Monday, October 21, 2013

We Can and Need to Do a MUCH Better Job in Temple Prep Classes

I think we do a grave disservice to members by our refusal to talk about the temple much more openly.

Seriously, just about everything is available to the public now - and most of it has been explained in "faithful" writings.  On top of that, there really isn't very much that is forbidden to be discussed in the actual temple wording. When you listen really carefully and don't credit all the things that individual members say, the only things that are forbidden specifically deal with one very narrow aspect - and I understand not talking about that aspect.

There is NOTHING that forbids me from explaining the entire endowment to my children - or anyone else - in great detail, as long as I am careful not to cross the line I mentioned above. I can explain that it is a play or movie, depending on the location - a presentation of the creation of the universe - of the creation of humans (figuratively) - of the conflict between following God or Lucifer - of the introduction of religion and the need to search for people who speak for Heavenly Father - of the things we need to accept and try to do in order to become like God - of our admission into the presence of God. I can explain that I view it almost all as symbolic - and why. I can talk about the covenants and how I interpret them. etc., etc., etc.

I can go into lots of detail - and I believe strongly that our Temple Prep classes should do so. There is NO solid reason that anyone should go to the temple for the first time and be surprised in any way - and I believe that deeply and passionately. It is one of our greatest failures in the Church, in my opinion - and it is completely unnecessary, given what actually is said in the temple itself.

6 comments:

Bari Cruze said...

Totally agree with you. As a convert at age 21 I felt totally unprepared, and at a loss as to what I was supposed to be paying attention to...Most of it seemed like a traditional Sunday School class with a couple of bells and whistles thrown in. This is not to say that it wasn't a wonderful spiritual experience, but it could have been more MEANINGFUL to me.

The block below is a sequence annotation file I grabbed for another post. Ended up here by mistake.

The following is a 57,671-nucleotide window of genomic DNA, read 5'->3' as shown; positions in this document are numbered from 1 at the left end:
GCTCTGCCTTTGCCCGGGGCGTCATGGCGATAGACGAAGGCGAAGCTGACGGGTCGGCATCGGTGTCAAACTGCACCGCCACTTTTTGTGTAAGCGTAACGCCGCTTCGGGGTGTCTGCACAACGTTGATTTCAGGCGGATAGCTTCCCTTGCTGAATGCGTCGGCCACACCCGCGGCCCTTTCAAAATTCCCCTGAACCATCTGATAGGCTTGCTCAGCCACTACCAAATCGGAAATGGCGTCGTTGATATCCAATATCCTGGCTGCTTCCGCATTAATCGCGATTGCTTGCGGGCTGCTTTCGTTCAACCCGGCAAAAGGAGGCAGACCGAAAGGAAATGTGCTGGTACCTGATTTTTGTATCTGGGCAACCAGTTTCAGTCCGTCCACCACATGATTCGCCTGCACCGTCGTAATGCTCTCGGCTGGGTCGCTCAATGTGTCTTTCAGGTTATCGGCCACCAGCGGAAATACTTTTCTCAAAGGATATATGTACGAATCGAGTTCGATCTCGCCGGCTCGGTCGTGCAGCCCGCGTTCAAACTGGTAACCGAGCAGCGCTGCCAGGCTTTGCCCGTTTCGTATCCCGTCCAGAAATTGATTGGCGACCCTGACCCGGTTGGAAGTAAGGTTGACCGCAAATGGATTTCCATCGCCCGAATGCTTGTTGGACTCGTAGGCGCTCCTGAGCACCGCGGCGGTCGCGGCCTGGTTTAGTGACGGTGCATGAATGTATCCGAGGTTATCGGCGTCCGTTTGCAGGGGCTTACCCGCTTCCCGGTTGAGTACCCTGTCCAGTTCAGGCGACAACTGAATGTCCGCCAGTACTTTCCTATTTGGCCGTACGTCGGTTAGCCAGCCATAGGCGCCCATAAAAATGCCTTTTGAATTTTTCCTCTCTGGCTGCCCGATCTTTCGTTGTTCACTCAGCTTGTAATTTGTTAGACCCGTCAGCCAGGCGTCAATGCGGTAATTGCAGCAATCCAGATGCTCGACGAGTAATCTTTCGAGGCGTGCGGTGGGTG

Anonymous said...

There is an approved manual for the Temple Prep class that needs to be followed. But when we taught Temple Prep, we often shared personal experiences related to the general concepts in the manual.

And, yes, in our homes we can prepare our children with much more than those generalities, being careful to not cross the line and tell too much.

In the olden days an older sister came to the Mount Timpanogos Temple too well prepared. A well-meaning friend or relative had told her that in initiatory she'd be covered with a shield. Having no temple background, the sister's mental image was a knight in shining armor holding his shiny metal shield in front of him . . . She nearly did not come to the temple because of that.

I remember a BYU Education Week class about the temple that was taught by Lynn McKinley (then BYU religion faculty). Early in the hour a sister raised her hand and told him she was uncomfortable with all he was saying outside the temple about the temple. He kindly told her that everything he had said and would say is in the scriptures.

We (LDS in general) too often link secret with sacred. Yes, there are some parts of the temple that are sacred and should not be shared outside the temple, but there is so much that is NOT secret.

Louann Cruze said...

I made the comment...not Bari.

Anonymous said...

Great post, wish I'd have felt more free to share meaningful and significant experiences with my children. I've even felt conflicted about talking to my husband about temple stuff.Ther eis so much that I wish I could have clarified-we can't even know what is bothering people,I can think of many who have left the church having attended the temple as converts. What we experience in the temple can be perceived as very different from our other taught doctrine, which then may need clarifying. A slightly different point, but there is no forum for those things to be constructively discussed.

Christy said...

Thank you for sharing these thoughts. I am one who does not have a good handle on what I can talk about and what should be left unsaid, but you have given me some good guidelines. The temple prep classes don't do much, from what I remember, other than to tell you that there is a lot of symbolism in the ceremony, which I just did in one sentence.

Jettboy said...

I am of two minds on this. First, I agree that we don't do well with Temple Prep. We need to talk more about the doctrines and scriptures that are directly relevant to the experience. However, it seems we need to ask the question preparing for what exactly? I am opposed to actually talking about the actual ceremonies outside of generalities.

To be prepared is to dilute the function of attending. In theory, only those who are the most spiritually grounded should go. The experience,although grounded in familiar theology, is supposed to be a shock to the system. I didn't realize this until wanting to understand it for myself after the fact. That is when I discovered part of the meaning of the Temple is in the not knowing its meaning; or at least discovering it ourselves. In the end, no one is supposed to leave unscathed from its scandal of unfamiliarity. Like life, we are thrown into the water and told to learn how to swim. Like many other non-modern cultures, its a rite of passage that represents rebirth from children to adulthood. Some survive the transition and some don't. I don't have a problem with that.